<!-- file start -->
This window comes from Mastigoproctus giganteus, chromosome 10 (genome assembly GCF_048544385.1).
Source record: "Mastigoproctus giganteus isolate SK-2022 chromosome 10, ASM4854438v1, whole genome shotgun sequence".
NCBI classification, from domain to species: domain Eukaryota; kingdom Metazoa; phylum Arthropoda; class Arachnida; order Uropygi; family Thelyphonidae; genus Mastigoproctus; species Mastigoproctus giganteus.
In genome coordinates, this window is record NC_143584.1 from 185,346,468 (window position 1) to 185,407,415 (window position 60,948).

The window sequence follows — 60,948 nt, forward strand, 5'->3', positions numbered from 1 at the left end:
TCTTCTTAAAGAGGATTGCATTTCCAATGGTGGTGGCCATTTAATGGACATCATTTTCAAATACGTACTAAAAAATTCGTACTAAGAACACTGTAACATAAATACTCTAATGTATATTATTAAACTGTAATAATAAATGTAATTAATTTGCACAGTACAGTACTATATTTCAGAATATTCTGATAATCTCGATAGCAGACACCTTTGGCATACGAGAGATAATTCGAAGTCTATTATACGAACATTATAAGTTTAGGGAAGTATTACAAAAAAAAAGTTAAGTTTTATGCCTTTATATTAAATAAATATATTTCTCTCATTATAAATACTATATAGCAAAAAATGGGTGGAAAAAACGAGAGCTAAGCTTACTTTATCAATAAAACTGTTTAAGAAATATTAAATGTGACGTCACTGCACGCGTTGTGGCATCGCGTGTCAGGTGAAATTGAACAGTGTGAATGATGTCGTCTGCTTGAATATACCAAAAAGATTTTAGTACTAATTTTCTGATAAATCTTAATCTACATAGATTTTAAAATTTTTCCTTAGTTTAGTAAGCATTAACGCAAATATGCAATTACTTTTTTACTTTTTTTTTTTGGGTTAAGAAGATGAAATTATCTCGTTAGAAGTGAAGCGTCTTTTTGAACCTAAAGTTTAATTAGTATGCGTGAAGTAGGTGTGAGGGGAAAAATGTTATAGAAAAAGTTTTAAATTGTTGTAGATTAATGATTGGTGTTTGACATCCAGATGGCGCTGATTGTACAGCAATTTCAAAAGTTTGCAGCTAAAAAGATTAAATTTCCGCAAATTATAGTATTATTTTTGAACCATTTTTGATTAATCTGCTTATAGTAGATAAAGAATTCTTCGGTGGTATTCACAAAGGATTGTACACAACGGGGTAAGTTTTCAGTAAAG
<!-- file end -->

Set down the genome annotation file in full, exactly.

This window comes from Mastigoproctus giganteus, chromosome 10 (genome assembly GCF_048544385.1).
Source record: "Mastigoproctus giganteus isolate SK-2022 chromosome 10, ASM4854438v1, whole genome shotgun sequence".
NCBI classification, from domain to species: domain Eukaryota; kingdom Metazoa; phylum Arthropoda; class Arachnida; order Uropygi; family Thelyphonidae; genus Mastigoproctus; species Mastigoproctus giganteus.
In genome coordinates, this window is record NC_143584.1 from 185,346,468 (window position 1) to 185,407,415 (window position 60,948).

The window sequence follows — 60,948 nt, forward strand, 5'->3', positions numbered from 1 at the left end:
TCTTCTTAAAGAGGATTGCATTTCCAATGGTGGTGGCCATTTAATGGACATCATTTTCAAATACGTACTAAAAAATTCGTACTAAGAACACTGTAACATAAATACTCTAATGTATATTATTAAACTGTAATAATAAATGTAATTAATTTGCACAGTACAGTACTATATTTCAGAATATTCTGATAATCTCGATAGCAGACACCTTTGGCATACGAGAGATAATTCGAAGTCTATTATACGAACATTATAAGTTTAGGGAAGTATTACAAAAAAAAAGTTAAGTTTTATGCCTTTATATTAAATAAATATATTTCTCTCATTATAAATACTATATAGCAAAAAATGGGTGGAAAAAACGAGAGCTAAGCTTACTTTATCAATAAAACTGTTTAAGAAATATTAAATGTGACGTCACTGCACGCGTTGTGGCATCGCGTGTCAGGTGAAATTGAACAGTGTGAATGATGTCGTCTGCTTGAATATACCAAAAAGATTTTAGTACTAATTTTCTGATAAATCTTAATCTACATAGATTTTAAAATTTTTCCTTAGTTTAGTAAGCATTAACGCAAATATGCAATTACTTTTTTACTTTTTTTTTTTGGGTTAAGAAGATGAAATTATCTCGTTAGAAGTGAAGCGTCTTTTTGAACCTAAAGTTTAATTAGTATGCGTGAAGTAGGTGTGAGGGGAAAAATGTTATAGAAAAAGTTTTAAATTGTTGTAGATTAATGATTGGTGTTTGACATCCAGATGGCGCTGATTGTACAGCAATTTCAAAAGTTTGCAGCTAAAAAGATTAAATTTCCGCAAATTATAGTATTATTTTTGAACCATTTTTGATTAATCTGCTTATAGTAGATAAAGAATTCTTCGGTGGTATTCACAAAGGATTGTACACAACGGGGTAAGTTTTCAGTAAAG